|The Nobel Prize in Economics winners' names and pictures are shown on a slide at the Royal Swedish Academy of Sciences in Stockholm, capital of Sweden, on Oct. 14, 2013. The 2013 Nobel Prize in Economics was awarded to U.S. economists Eugene Fama, Lars Peter Hansen and Robert Shiller for their empirical analysis of asset prices, announced the Royal Swedish Academy of Sciences here on Monday. (Xinhua/Shi Tiansheng)
STOCKHOLM, Oct. 14 (Xinhua) -- U.S. economists Eugene Fama, Lars Peter Hansen and Robert Shiller shared the 2013 Nobel Prize in Economic Sciences, announced the Royal Swedish Academy of Sciences here on Monday.
The three won the award "for their empirical analysis of asset prices," said the academy.
They have found that although there is no way to predict the price of stocks and bonds over the next few days or weeks, it is quite possible to foresee the broad course of these prices over longer periods, such as three or five years, it said.
Fama, 74, and Hansen, 61, are both affiliated with the University of Chicago, while Shiller, born in 1946, is a professor at Yale University.
Starting in the 1960s, Fama and his collaborators demonstrated that stock prices are extremely difficult to predict in the short run and new information is very quickly incorporated into market prices, the academy said.
In the 1980s, Shiller found that "stock prices fluctuate much more than corporate dividends, and that the ratio of prices to dividends tends to fall when it is high, and to increase when it is low."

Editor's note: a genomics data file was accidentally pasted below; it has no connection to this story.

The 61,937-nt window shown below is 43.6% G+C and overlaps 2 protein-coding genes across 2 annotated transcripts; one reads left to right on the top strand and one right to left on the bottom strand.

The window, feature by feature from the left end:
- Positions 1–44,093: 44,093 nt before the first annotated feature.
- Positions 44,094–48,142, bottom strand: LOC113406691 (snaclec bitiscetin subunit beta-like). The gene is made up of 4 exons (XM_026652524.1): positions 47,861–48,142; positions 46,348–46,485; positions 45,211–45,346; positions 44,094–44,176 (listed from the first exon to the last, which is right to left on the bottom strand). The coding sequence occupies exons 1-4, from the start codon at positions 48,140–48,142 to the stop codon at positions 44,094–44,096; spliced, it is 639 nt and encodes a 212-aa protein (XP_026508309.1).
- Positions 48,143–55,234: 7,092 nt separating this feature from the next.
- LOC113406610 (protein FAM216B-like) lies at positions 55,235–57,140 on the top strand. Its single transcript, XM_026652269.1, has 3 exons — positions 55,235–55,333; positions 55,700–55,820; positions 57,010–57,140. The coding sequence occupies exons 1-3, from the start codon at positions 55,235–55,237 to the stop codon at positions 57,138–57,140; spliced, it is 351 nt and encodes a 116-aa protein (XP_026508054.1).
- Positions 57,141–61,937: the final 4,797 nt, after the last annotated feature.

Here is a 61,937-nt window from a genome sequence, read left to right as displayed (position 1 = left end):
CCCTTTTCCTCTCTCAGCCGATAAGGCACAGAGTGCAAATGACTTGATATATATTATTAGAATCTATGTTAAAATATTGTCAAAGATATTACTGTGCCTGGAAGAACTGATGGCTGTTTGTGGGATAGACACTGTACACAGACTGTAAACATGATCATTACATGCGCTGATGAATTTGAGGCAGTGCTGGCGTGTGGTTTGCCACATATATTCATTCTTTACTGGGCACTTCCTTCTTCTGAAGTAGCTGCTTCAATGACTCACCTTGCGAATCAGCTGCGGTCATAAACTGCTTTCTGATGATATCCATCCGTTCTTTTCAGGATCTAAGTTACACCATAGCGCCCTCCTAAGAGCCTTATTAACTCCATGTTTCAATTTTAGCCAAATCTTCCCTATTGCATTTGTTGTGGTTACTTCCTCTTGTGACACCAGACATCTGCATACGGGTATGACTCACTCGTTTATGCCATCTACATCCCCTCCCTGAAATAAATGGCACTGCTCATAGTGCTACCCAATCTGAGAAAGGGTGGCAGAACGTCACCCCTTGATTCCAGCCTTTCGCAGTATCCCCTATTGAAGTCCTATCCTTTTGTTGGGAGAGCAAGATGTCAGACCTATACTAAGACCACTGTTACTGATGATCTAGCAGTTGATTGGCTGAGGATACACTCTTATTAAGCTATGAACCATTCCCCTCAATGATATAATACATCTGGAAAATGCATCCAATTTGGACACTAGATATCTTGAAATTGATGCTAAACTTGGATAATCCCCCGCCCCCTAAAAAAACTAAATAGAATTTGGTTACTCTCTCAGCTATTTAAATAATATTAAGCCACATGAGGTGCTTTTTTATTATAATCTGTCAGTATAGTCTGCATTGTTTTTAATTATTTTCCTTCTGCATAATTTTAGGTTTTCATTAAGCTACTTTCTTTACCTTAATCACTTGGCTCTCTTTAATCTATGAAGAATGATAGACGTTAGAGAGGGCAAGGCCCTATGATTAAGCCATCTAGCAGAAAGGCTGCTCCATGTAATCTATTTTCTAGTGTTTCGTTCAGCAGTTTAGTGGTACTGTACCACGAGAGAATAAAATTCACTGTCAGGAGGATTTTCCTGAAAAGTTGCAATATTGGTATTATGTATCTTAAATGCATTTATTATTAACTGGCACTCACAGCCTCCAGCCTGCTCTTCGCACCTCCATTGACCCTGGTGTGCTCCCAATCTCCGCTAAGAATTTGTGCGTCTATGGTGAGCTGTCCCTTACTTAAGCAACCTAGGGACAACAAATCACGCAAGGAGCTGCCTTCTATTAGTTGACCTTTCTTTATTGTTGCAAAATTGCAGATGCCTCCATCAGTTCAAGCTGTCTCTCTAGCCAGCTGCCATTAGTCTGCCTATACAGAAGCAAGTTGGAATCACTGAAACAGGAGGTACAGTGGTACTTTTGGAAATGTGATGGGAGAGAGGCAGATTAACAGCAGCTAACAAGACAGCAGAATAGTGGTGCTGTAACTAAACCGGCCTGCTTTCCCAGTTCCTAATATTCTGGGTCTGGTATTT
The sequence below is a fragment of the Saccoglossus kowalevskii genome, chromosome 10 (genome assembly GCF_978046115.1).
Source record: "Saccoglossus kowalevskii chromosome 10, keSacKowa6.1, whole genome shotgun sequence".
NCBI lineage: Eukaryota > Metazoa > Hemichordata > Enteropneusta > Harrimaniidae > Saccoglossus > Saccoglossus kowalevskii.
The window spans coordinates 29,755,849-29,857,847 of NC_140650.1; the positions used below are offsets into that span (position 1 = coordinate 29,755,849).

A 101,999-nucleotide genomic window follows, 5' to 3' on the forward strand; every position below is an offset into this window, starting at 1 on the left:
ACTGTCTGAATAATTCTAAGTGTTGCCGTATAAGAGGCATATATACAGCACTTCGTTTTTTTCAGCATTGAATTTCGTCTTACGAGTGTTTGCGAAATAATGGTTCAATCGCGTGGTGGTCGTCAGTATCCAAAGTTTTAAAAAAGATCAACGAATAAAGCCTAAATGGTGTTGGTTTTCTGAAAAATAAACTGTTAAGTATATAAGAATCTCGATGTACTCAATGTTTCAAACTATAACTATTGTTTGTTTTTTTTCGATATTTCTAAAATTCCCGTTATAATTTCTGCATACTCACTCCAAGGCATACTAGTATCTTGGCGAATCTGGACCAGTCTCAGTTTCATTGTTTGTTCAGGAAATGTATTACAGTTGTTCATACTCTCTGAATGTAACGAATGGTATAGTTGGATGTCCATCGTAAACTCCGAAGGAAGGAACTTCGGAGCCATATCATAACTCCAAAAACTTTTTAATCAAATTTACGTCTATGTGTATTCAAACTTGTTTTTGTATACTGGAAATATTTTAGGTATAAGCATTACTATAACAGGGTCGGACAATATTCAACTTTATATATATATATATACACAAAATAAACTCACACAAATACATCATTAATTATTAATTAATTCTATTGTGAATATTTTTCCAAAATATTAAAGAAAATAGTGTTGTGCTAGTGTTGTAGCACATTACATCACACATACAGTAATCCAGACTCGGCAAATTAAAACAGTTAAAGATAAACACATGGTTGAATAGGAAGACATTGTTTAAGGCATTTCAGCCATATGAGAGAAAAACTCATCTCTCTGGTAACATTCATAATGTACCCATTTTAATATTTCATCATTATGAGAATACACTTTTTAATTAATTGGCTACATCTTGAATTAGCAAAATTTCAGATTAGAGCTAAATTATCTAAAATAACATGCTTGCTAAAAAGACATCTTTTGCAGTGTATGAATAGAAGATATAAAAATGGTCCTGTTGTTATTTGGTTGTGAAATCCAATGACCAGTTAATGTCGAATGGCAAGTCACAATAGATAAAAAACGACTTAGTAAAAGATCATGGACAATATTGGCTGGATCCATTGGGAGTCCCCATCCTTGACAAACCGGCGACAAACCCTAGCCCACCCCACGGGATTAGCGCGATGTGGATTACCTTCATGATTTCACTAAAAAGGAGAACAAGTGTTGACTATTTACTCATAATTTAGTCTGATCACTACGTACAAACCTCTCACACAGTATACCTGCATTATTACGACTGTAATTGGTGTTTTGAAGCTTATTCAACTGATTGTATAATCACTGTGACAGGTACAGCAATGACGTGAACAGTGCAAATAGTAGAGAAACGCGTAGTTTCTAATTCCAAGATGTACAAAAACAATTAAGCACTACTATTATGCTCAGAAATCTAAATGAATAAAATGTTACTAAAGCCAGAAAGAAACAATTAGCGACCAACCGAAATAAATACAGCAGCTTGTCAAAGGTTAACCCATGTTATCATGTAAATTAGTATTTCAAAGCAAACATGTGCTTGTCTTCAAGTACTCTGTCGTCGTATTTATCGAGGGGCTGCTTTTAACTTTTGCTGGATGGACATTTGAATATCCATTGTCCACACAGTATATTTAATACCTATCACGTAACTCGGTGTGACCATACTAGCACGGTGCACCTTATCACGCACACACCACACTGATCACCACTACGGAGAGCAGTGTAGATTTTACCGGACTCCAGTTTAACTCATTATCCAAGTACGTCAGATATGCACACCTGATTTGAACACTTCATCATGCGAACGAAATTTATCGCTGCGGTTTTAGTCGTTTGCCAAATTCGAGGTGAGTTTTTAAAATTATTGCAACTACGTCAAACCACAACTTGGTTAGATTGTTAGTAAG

Hansen's contribution is the statistical method to test the rational theories of assets pricing.
In a telephone interview on site, Shiller said he did not expect the prize.
"A lot of people had told me they hoped I would win it, but I am aware that there are so many other worthy people that I had discounted it, so I would say no, I did not expect it," he said.
"I am glad to see finance improves human welfare and we were recognized for our work. People's best activities have to be financed. There are of course imperfections in our financial system, and we try to correct it, but it will take long term," said Shiller.
The economics prize, officially called the Sveriges Riksbank Prize in Economic Sciences in Memory of Alfred Nobel, is the last of the six prizes announced this year, with each prize consisting of a medal, a personal diploma and a cash award of 8 million Swedish kronor (about 1.2 million U.S. dollars).
The economics award was not part of the original group of awards set out in Nobel's 1895 will and it was established by Sweden's central bank in 1968.